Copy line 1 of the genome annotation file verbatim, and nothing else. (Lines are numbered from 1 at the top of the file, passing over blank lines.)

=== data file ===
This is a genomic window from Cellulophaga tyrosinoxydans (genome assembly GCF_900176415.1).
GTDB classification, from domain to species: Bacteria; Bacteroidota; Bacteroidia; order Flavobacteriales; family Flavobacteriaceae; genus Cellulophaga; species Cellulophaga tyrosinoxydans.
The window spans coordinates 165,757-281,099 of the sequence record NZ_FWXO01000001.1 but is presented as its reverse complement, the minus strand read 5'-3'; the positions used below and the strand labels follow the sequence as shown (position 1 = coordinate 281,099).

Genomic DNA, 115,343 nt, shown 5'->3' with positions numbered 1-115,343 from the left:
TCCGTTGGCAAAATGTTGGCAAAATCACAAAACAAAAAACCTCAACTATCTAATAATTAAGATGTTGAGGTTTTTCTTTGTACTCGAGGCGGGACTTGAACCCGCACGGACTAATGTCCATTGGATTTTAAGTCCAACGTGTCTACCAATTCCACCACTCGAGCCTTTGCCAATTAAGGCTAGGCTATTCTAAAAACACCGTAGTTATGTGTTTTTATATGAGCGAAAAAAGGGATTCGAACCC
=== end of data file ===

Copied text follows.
This is a genomic window from Cellulophaga tyrosinoxydans (genome assembly GCF_900176415.1).